A drizzle of “spicy guava sauce” is added to the top. (Enough to flavor the meat, without drowning it out.) I tend to view fruit-based sauces with some distrust. Not that a fruit-based sauce can’t be executed well, but they often are not. In my experience, a pineapple or mango salsa generally presages dark and terrible things. Usually unsuccessful fusion. But EF’s guava sauce did not taste overpoweringly of guava. There was a slight sweetness, balanced by significant spice. It tasted something like Barbadian hot pepper sauce.

EF concentrates on technique. It executes its signature dish well, without hiding faulty technique behind overpowering, prepackaged flavors and trendy frills. Cf. TaKorean, 1 Catt. 4. For the reasons stated in this opinion, this case is


(I must address a sole inaccuracy in my sister’s concurrence. She writes that she “did not experience [her] first taste of the real thing . . . until [she] was old enough to drive to eating establishments of [her] own choosing.” In re El Floridano, 2 Catt. 2 (2011) (Cattleya, J., concurring) (emphasis added). Anyone who knows my fellow Justice knows that she does not “drive” to eating establishments of her own choosing. Walk, perhaps. Employ public transit, perhaps. Bum a ride, more likely. But drive? No. I advise my sister to strive for greater precision in her opinions for this Cart.)

CATTLEYA, J., concurring.

I concur with the Cart’s well-reasoned opinion. I write separately to stress that EF’s pan con lechón also appeals to one who was not raised in a household with so many rules about pork barbeque. In fact, there was only one rule in my house: Don’t eat pork.

Due to my father’s religious restriction on the eating of pork, my mother never cooked it, even though her own religious denomination did not share the restriction. I grew up thinking that turkey bacon was actually bacon, and I did not experience my first taste of the real thing (crispy, greasy, and delicious) until I was old enough to drive to eating establishments of my own choosing. But by then, I had gotten so used to the taste of turkey that pork (chops, spare ribs, etc.) wasn’t enjoyable. Bacon was the only pig product that gave me joy. (Of course, I felt bad for eating it in front of my father. I still do. Even today, if bacon (mistakenly) ends up as a side on my breakfast plate, I put on my best dumbfounded look. “What?” I say in an astonished tone. “You mean, this is pork?” I add an indignant huff for good measure.)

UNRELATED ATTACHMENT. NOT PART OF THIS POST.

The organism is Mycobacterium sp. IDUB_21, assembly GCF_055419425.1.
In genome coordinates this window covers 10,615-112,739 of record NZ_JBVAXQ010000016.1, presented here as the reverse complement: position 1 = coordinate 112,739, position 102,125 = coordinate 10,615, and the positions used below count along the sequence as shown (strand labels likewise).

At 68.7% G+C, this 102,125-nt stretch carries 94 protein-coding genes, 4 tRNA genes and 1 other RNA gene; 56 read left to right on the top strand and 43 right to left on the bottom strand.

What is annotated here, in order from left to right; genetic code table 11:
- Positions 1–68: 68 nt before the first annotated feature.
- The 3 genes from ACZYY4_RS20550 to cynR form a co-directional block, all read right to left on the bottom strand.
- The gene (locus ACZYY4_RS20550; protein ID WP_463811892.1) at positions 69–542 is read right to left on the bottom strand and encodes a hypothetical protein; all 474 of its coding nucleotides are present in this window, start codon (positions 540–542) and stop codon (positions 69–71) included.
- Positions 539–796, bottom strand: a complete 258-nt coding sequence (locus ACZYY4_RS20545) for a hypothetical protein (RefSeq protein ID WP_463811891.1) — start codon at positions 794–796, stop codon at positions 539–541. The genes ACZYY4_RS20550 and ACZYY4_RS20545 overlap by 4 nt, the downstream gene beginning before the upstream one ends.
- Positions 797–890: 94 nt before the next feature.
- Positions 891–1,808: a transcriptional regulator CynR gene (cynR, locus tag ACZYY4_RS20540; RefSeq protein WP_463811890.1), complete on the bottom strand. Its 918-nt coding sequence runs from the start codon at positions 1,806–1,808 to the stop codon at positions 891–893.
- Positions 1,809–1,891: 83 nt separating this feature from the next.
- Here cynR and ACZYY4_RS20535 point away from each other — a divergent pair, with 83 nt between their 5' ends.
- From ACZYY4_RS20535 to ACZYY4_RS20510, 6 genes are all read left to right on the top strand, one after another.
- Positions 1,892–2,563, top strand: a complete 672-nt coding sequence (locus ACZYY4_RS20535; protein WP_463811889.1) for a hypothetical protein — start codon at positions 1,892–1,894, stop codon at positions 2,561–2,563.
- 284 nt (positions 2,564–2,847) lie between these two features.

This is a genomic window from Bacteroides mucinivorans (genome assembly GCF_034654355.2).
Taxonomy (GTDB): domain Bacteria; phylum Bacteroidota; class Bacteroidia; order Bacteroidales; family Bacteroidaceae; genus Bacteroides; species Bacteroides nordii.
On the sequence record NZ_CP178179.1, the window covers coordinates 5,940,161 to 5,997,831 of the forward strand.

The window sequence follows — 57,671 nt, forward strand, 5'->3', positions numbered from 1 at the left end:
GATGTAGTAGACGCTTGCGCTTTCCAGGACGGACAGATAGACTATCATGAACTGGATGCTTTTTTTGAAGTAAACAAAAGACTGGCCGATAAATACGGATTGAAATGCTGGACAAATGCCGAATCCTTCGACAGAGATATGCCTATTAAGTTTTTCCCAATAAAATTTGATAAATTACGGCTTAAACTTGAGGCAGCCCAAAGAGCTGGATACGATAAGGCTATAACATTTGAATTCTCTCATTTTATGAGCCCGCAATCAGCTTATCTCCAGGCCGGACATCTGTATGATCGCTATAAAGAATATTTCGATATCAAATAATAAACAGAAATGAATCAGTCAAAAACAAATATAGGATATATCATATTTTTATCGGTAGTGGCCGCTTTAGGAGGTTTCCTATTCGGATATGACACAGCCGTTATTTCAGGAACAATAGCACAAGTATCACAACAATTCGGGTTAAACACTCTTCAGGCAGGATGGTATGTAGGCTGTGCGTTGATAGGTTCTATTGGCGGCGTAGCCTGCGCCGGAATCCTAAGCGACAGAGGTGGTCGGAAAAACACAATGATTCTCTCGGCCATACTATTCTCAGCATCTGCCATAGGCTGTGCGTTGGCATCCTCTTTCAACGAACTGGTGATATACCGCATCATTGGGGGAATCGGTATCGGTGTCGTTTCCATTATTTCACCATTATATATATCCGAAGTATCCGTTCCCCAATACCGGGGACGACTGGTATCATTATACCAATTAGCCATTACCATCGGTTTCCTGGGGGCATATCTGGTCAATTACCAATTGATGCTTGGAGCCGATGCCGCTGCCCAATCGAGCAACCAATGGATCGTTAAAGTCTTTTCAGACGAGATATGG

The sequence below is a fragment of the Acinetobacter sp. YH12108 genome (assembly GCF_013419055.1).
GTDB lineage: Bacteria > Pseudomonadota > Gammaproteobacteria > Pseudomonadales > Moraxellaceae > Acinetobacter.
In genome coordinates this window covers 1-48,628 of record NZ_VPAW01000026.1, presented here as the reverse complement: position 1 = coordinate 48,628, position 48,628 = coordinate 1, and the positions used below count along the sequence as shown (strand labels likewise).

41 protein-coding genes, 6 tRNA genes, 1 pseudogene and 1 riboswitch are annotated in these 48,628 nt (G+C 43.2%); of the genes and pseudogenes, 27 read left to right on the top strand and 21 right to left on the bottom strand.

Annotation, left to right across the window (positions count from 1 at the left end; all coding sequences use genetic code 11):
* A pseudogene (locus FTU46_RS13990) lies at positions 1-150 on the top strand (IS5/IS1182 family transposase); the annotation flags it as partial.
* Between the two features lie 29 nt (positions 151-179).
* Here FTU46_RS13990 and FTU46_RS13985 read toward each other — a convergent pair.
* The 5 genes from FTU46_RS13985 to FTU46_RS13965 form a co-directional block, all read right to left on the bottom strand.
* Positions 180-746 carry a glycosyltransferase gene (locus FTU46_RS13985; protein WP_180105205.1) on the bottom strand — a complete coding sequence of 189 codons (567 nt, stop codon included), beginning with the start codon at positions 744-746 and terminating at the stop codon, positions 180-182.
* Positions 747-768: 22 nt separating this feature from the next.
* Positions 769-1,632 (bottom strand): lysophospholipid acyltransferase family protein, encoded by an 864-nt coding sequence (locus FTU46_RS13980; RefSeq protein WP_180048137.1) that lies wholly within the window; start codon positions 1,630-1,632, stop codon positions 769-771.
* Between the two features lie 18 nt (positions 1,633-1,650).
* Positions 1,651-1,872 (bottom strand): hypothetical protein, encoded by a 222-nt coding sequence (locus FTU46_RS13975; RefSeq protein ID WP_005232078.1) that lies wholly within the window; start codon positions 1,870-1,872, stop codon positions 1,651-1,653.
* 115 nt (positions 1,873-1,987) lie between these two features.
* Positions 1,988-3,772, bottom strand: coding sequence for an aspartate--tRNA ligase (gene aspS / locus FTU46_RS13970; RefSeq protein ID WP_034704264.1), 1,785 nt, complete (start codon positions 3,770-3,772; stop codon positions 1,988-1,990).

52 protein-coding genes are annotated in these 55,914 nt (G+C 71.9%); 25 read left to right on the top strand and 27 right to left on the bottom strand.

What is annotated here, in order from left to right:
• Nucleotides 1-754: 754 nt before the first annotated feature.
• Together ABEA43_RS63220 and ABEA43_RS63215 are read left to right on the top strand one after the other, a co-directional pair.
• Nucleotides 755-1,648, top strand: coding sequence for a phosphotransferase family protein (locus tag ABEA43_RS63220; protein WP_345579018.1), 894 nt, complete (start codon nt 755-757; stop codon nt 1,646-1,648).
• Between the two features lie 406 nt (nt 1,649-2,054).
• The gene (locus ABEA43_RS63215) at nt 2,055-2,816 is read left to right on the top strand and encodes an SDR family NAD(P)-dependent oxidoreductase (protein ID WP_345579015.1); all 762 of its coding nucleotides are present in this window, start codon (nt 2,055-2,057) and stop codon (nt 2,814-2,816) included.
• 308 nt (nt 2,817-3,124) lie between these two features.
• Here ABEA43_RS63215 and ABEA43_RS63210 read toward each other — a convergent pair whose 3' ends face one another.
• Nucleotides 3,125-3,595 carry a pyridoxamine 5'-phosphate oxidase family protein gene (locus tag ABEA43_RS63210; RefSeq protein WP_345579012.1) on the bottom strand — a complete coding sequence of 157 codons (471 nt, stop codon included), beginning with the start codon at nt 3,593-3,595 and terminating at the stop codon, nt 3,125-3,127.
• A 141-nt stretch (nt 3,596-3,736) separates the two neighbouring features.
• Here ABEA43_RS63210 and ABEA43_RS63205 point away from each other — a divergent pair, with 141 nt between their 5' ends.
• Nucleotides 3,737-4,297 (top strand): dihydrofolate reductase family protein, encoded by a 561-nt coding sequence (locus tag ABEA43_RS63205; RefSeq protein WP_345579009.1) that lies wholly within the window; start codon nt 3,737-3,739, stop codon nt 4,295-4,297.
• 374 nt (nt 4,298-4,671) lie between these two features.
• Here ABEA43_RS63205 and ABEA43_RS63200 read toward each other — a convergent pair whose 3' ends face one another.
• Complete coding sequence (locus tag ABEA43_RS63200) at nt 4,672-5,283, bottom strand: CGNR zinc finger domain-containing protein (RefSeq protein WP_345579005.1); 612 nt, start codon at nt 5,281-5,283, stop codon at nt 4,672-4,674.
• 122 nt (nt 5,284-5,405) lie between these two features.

So, like my brother, I don’t usually order pulled pork, but for entirely different reasons. I just don’t expect it to taste good. But EF’s lechón was tender and tasty. Tastier than I ever imagined it could be. I look forward to being lured in for a second helping. Just, please, don’t tell my father.

(Daddy, if you’re reading this, the consumption of pork occurred for the highest purposes of a full and fair adjudication. To the Chief Justice, I add that you ought to remember that there was a period of two years–from the ages of 16 to 18–when I was able to maneuver a vehicle, on paper and in practice. It is that time to which I refer. I concede that, today, I do indeed “bum . . . ride[s]” to eating establishments too far from the orange line.)

Comments are closed.